Thu, 18 April 2024
The Daily Ittefaq

EU launches TikTok probe over child protection concerns

Update : 22 Feb 2024, 21:54

Since last year, Chinese-owned TikTok and other large internet platforms have been obliged to comply with the European's Union's (EU) Digital Service Act (DSA). Compared to similar regulations around the globe, requirements laid out in the DSA are relatively stringent.

Two months ago, the European Commission, which provides oversight, expressed doubt that TikTok was adhering to regulations. It launched preliminary investigations and requested a statement from the platform. According to the European Commission, the statement was unsatisfactory.

On February 19, Thierry Breton, EU commissioner for the internal market, announced on X, formerly Twitter, that his office had opened a formal investigation into TikTok. Should the Commission discover that TikTok is in violation of terms, the platform could face substantial fines of up to 5% of its daily revenue. It's unknown, however, how high this sum would be, as parent company ByteDance does not disclose TikTok's finances.

TikTok is not the only platform the EU is taking aim at. An investigation into X for the possible spread of false information and hate speech has been underway since December. And a dozen other online platforms are currently subject to preliminary investigations.

Globally, it is estimated that over one billion users are active on TikTok each month. Proceedings against the platform, which says it has about 142 million active users in Europe, could drag on for months as the online video-sharing platform could also take legal action against any decisions made by EU regulators.

Insufficient youth protection?

Among other things, EU Commissioner Breton has accused TikTok of insufficiently implementing youth protection guidelines on its platform. These stipulate that teenagers under 16 only be allowed to use TikTok with certain restrictions, and tweens and children under 13 only be able to use heavily trimmed-down versions of TikTok.

TikTok's age verification procedure could be inadequate, as the platform relies on users' entries without formally checking their age whenever a new account is opened. This problem is not unique to TikTok, but extends to social media platforms belonging to the Meta corporation, X, and even online pornography platforms. On its website, TikTok admits that it depends on users' honesty when it comes to such information.

In theory, the TikTok platform does limit users under the age of 16 to one hour of viewing per day. However, it only takes a few clicks to lift these restrictions. What's more, the DSA also prohibits personalized advertisement for people under 16. Without proper ID checks, however, EU regulators believe this is difficult to ensure.

Is TikTok addictive?

The European Commission has also criticized the way that TikTok's algorithm floods users with an endless stream of videos tailored to their personal preferences. This in turn, can draw users deeper into the app in ways that "stimulate behavioral addictions."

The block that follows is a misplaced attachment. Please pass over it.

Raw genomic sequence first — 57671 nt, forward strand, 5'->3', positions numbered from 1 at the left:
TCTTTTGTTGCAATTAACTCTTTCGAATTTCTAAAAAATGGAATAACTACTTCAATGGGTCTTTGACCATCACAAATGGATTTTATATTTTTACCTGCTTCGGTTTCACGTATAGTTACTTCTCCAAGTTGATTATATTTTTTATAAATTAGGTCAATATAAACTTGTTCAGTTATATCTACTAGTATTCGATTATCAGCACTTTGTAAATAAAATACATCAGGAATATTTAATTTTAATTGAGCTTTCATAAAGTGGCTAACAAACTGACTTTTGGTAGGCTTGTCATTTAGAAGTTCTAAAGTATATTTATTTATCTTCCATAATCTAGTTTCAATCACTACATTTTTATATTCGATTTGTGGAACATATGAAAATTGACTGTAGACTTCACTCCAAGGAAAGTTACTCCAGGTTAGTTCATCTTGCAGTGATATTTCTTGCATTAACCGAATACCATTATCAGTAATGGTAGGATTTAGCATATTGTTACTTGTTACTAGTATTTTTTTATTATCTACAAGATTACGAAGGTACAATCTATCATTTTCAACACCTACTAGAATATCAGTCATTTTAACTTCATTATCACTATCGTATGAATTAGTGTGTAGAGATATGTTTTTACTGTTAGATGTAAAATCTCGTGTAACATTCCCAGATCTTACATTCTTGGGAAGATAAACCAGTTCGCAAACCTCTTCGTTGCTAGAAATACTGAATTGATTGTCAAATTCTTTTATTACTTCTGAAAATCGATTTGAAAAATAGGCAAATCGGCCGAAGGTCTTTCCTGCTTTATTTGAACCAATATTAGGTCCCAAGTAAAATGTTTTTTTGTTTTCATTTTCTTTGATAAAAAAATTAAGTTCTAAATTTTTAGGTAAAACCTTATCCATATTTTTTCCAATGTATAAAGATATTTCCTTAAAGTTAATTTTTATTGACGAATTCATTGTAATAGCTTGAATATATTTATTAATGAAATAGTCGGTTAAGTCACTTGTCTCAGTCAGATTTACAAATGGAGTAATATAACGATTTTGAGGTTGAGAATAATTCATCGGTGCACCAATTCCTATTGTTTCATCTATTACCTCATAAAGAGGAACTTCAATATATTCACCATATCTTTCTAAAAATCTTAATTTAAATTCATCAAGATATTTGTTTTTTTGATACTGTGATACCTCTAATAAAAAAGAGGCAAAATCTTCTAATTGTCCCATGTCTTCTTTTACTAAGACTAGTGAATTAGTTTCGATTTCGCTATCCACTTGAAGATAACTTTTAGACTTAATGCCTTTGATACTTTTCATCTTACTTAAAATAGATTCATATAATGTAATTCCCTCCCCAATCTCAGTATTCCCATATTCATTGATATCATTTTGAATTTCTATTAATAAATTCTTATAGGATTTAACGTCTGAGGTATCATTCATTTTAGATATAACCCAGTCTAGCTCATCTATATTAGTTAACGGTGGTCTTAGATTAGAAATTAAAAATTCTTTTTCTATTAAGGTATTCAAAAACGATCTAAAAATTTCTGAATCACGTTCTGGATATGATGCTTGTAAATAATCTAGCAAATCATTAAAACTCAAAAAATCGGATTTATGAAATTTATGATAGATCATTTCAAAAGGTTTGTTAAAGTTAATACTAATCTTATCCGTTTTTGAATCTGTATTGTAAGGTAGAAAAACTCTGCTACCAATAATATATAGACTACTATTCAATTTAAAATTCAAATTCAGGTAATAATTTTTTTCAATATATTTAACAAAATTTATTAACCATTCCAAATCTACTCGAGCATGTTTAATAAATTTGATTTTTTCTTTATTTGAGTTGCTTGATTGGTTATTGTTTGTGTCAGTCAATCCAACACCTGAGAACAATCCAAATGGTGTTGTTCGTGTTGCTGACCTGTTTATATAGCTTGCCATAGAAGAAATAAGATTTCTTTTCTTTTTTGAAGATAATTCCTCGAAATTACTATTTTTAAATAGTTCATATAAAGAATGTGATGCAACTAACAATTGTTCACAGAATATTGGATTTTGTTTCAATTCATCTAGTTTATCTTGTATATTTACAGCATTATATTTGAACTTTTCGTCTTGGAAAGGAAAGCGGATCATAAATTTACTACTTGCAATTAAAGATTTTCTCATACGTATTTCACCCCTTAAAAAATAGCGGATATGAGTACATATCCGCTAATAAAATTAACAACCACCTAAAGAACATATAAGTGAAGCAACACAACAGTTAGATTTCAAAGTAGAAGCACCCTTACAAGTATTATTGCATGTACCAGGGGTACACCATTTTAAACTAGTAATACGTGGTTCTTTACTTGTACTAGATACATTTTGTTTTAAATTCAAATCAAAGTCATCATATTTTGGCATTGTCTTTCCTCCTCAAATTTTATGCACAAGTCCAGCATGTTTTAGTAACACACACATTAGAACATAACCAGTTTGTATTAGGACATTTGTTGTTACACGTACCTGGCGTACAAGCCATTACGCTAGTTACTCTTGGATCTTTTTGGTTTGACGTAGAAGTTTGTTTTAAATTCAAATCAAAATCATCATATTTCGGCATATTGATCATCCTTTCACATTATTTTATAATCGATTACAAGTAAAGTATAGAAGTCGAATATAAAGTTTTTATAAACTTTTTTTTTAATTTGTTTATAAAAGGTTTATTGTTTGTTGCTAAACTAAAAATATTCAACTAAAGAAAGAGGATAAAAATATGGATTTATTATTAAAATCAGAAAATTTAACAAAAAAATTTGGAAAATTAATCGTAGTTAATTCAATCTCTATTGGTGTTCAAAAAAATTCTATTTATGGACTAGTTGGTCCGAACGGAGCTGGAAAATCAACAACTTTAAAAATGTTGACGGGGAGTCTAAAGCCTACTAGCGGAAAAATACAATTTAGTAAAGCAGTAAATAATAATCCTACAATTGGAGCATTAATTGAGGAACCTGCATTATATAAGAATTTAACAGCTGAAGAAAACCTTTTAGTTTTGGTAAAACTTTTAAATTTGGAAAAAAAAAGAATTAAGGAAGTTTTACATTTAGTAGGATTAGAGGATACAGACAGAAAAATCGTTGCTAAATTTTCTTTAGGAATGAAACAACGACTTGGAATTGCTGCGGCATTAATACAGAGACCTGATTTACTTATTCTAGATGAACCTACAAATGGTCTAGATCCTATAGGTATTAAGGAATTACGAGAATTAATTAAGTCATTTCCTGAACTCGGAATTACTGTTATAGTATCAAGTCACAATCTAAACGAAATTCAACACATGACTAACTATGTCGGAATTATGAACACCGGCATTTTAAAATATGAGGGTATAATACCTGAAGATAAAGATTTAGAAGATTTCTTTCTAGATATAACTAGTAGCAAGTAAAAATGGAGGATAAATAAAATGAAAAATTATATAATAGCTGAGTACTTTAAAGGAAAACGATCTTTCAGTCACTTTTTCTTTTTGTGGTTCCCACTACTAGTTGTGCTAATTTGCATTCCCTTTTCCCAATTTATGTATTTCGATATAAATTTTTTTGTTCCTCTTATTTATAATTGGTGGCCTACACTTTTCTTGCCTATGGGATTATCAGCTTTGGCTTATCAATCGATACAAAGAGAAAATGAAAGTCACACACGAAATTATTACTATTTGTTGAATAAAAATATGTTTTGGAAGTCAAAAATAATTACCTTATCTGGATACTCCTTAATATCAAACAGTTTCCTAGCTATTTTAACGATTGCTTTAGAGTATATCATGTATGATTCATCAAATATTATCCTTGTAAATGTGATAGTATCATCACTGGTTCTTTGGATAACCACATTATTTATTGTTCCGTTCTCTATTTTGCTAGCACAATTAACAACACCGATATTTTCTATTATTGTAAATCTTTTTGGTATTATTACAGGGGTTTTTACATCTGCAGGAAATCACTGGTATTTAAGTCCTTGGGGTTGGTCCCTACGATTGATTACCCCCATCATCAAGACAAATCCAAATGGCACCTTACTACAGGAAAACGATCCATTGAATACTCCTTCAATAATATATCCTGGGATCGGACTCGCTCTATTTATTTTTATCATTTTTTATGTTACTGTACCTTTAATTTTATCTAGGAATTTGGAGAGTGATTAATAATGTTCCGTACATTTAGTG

Tiktok has argued that the algorithm can be switched off in accordance with DSA regulations. However, the option toggle is well-concealed within the app's menu, requiring numerous clicks to reach. Hard-to-find settings and menu options are also not unique to TikTok. But for years, media experts have pointed out that TikTok has a unique potential for addiction because so many of its users are under 25.

"There are indications that certain design elements can foster addictions," Julian Jaursch, expert for online platform regulation at the Berlin-based think tank Stiftung Neue Verantwortung (SNV), told German state television broadcaster ZDF. "This goes for TikTok, as well as for other platforms."

"Gathering evidence as to whether or not this is true won't be an easy task for the European Commission," he added.

TikTok hopes to clarify

In a statement, TikTok announced it would continue to promote the improvement of youth protection guidelines. The platform also said, "we'll continue to work with experts and industry to keep young people on TikTok safe, and look forward to now having the opportunity to explain this work to the Commission in detail."

Aside from fortified youth protection, EU regulators want a complete list of TikTok's advertising clients. Moreover, the DSA requires TikTok to make its data accessible to researchers.

In January, TikTok CEO Shou Zi Chew was in Brussels to allay EU concerns about his video-sharing platform. Days later, he responded to probing questions from the US Senate. Above all, senators appeared concerned that TikTok relayed its users' data to affiliated corporations and that its software could even be used for spying. During a similar Senate hearing in 2023, Chew admitted that he did not allow his own children — six and eight years old at the time — to use the platform.

In Singapore, where his children live, there are no age limitations to the popular platform. In Germany, TikTok recently made headlines when it was discovered that the far-right nationalist party Alternative für Deutschland (AfD) was more popular on the platform than any of its competitors.

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